The last couple of weeks I have been playing around with compression/decompression algorithms. This is a field that has always intrigued me. It gives me a magical feeling, like a magician you wave some algorithm around and suddenly the files shrink and bytes dissapear. With the same motion you can undo all your actions and re-generate the original files from thin air!
Arithmetic coding is a different method to encode bytes. On itself it doesn’t compress, but it is the backbone of a whole family of compression algorithms. To explain how it works we need some example text we want to compress: “ABACB”
First we assign a probability to each symbol:
- A: 45%
- B: 40%
- C: 15%
Lets change these probabilities into ranges from 0.0 to 1.0:
- A: 0.00 to 0.45
- B: 0.45 to 0.85
- C: 0.85 to 1.00
Now we start reading our input (ABACB). The first character we find is ‘A’. First we do a lookup in the table, what range does ‘A’ have: 0.00 to 0.45. Lets remember these values as ‘low’ and ‘high’.
Time to encode the second character ‘B’. The first thing we need to do is reset our ranges to be between low and high:
- A: 0.0000 to 0.2025
- B: 0.2025 to 0.3805
- C: 0.3805 to 0.4500
We want to encode ‘B’, so we’ll end up with low=0.2025 and high=0.3805. Time to update the table again:
- A: 0.2025 to 0.2826
- B: 0.2826 to 0.3538
- C: 0.3538 to 0.3805
Encode ‘A’, we get low=0.2025 and high=0.2826. And adjust the table again:
- A: 0.202500 to 0.238545
- B: 0.238545 to 0.270585
- C: 0.270585 to 0.282600
Encode ‘C’, we get low=0.270585 and high=0.282600. Adjust the table one last time:
- A: 0.27058500 to 0.27599175
- B: 0.27599175 to 0.28079775
- C: 0.28079775 to 0.28260000
So, lets encode the final symbol ‘B’ and stop right here. Now we save/output a value betwee low (0.27599175) and high (0.28079775) which takes the least amount of bytes, for example 0.28!
Now I we want to decode our message “0.28” we start by building the ranges again, these are the same as the first table above. Now we look at which range our 0.28 fall in. The result is ‘A’ (between 0.0 and 0.45). So we output this symbol. Next we have to update the table, because we outputted ‘A’ we know our encoder encoded ‘A’, so we can follow the same steps as the encoder did and update the ranges in the same way, so we’ll end up with the second table (with values between 0.0 and 0.45). If we look at 0.28 it now falls into range ‘B’, so we output ‘B’ and adjust again.
As you can see this number “0.28” describes our whole message “ABACB”! So we encoded a whole message in one small number. There are a lot of improvements possible to implement this algorithm efficiently, for example look at range encoding. Another website that helped me a lot is this basic arithmetic coding by Arturo Campos.
The previous example works great, but there is a problem… if we assign equal probabilities to each possible symbol (each byte) we won’t compress anything! The example above works because I took bigger probabilities for A and B then for C… So for it to work we need to guess the correct probabilities, and the better we do this, the smaller our file gets! Luckely there are a couple of methods to assign/guess these probabilities.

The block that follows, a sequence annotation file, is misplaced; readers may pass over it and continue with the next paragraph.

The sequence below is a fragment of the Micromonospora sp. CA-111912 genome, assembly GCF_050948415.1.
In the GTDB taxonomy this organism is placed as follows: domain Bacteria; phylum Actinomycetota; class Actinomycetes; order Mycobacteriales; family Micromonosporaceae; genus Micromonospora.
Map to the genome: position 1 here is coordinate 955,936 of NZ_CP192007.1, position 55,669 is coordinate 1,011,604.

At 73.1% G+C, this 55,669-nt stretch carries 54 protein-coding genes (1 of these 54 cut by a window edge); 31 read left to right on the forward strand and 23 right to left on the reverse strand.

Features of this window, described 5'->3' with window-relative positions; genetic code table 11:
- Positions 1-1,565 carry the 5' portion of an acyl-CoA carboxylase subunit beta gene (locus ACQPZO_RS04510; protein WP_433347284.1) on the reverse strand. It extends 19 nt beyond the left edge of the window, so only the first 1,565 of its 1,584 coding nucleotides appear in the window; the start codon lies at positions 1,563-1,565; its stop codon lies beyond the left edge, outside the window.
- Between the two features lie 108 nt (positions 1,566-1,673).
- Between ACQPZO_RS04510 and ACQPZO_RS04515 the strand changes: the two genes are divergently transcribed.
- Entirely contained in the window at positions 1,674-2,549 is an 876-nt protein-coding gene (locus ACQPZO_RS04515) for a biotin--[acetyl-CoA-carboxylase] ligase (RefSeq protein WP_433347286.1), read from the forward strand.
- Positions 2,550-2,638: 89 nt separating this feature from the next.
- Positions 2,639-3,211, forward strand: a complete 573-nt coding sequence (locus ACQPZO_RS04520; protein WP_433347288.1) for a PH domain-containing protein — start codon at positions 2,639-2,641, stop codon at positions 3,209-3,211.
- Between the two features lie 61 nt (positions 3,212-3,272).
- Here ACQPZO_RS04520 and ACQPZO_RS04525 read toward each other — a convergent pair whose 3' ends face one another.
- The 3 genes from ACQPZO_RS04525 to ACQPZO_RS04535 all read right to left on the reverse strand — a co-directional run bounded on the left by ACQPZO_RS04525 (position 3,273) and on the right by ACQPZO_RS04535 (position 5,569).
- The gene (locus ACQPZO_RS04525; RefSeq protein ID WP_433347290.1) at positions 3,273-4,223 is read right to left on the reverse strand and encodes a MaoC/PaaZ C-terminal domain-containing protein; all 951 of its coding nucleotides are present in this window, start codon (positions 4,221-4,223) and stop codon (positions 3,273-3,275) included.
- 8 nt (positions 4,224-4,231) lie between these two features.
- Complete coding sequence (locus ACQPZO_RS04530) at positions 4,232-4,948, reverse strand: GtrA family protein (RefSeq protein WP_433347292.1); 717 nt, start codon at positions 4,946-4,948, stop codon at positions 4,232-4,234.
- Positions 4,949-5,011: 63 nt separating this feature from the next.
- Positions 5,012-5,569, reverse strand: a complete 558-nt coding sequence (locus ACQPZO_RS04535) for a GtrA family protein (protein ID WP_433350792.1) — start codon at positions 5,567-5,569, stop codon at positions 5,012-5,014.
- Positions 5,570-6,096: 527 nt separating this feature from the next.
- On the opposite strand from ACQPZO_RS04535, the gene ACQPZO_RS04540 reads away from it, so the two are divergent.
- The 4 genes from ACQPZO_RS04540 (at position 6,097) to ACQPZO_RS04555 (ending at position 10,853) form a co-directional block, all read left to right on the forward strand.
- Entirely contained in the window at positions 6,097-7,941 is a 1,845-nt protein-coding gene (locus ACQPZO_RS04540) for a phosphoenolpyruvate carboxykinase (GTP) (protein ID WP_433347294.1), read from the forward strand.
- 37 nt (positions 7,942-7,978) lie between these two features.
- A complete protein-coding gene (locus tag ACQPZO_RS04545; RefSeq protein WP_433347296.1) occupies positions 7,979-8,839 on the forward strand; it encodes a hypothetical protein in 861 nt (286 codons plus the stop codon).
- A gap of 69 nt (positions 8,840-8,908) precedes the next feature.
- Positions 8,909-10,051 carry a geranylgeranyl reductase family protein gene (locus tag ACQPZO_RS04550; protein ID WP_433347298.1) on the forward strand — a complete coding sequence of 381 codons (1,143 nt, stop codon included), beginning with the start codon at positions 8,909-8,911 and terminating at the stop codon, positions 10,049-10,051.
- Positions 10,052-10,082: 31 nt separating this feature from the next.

Read and save table
One thing you can do is to first read the whole file and save the amount you see each character. Then you can scale these amounts into probabilities between 0.0 and 1.0 and save these probabilities to a file. Next we can use these probabilities to encode (and decode) our message! This will take quite a bit of overhead because you have to save the table..
Another thing we can do is to just start with equal probabilities for each symbol and adjust the probabilities during the encoding. If we use the same method in encoding and decoding our probability table will remain the same.
Prediction by Partial Matching (PPM)
So, we can adjust the probabilities at runtime and for example count all the symbols we have seen. But why stop there? For example in a piece of English text, the letter ‘E’ will probably have the highest count/probabilty. But if we encouter the symbols: “COMPRESSI” we know the next character will likely be an “O”, not an “E”! So what if we can enlarge our context? This is what PPM does, looking at the bigger picture. Not only count single symbols, but also combinations. The longer the combinations the more specific our predictions get (but also more memory is needed).
Context Mixing (CM)
With PPM you have one model which predicts the probability of the next symbol by looking at its past statistics. But why stop there? With Context Mixing (CM) you can have multiple models predicting the next symbol work together. When you do this right you and predict the next symbol even better and thus get better compression ratios! This is how the best current compression algorithms work.
This is just one family of compression algorithms, there are a lot more which I won’t describe here (yet?). Instead of processing/guessing the next symbol you could also replace long series of symbols with shorter unique symbols. This is known as dictionary coding, an entire other family of compressors (including LZ, zip, gz).